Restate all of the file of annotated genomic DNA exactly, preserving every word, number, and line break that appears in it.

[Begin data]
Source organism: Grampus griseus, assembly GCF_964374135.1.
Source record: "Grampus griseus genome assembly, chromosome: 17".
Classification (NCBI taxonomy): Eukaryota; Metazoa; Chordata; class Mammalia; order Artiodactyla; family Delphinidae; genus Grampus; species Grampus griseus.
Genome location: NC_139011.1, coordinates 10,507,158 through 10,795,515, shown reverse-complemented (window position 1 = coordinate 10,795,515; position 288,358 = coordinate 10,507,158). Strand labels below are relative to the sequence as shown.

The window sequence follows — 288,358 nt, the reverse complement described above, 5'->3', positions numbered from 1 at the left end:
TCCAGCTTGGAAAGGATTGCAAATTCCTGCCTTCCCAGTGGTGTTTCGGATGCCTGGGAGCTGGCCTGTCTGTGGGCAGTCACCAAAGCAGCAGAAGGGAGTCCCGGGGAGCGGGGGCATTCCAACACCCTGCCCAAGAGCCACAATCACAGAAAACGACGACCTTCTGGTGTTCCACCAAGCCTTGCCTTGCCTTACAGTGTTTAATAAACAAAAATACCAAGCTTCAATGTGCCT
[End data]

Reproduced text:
Source organism: Grampus griseus, assembly GCF_964374135.1.
Source record: "Grampus griseus genome assembly, chromosome: 17".
Classification (NCBI taxonomy): Eukaryota; Metazoa; Chordata; class Mammalia; order Artiodactyla; family Delphinidae; genus Grampus; species Grampus griseus.
Genome location: NC_139011.1, coordinates 10,507,158 through 10,795,515, shown reverse-complemented (window position 1 = coordinate 10,795,515; position 288,358 = coordinate 10,507,158). Strand labels below are relative to the sequence as shown.

The window sequence follows — 288,358 nt, the reverse complement described above, 5'->3', positions numbered from 1 at the left end:
TCCAGCTTGGAAAGGATTGCAAATTCCTGCCTTCCCAGTGGTGTTTCGGATGCCTGGGAGCTGGCCTGTCTGTGGGCAGTCACCAAAGCAGCAGAAGGGAGTCCCGGGGAGCGGGGGCATTCCAACACCCTGCCCAAGAGCCACAATCACAGAAAACGACGACCTTCTGGTGTTCCACCAAGCCTTGCCTTGCCTTACAGTGTTTAATAAACAAAAATACCAAGCTTCAATGTGCCT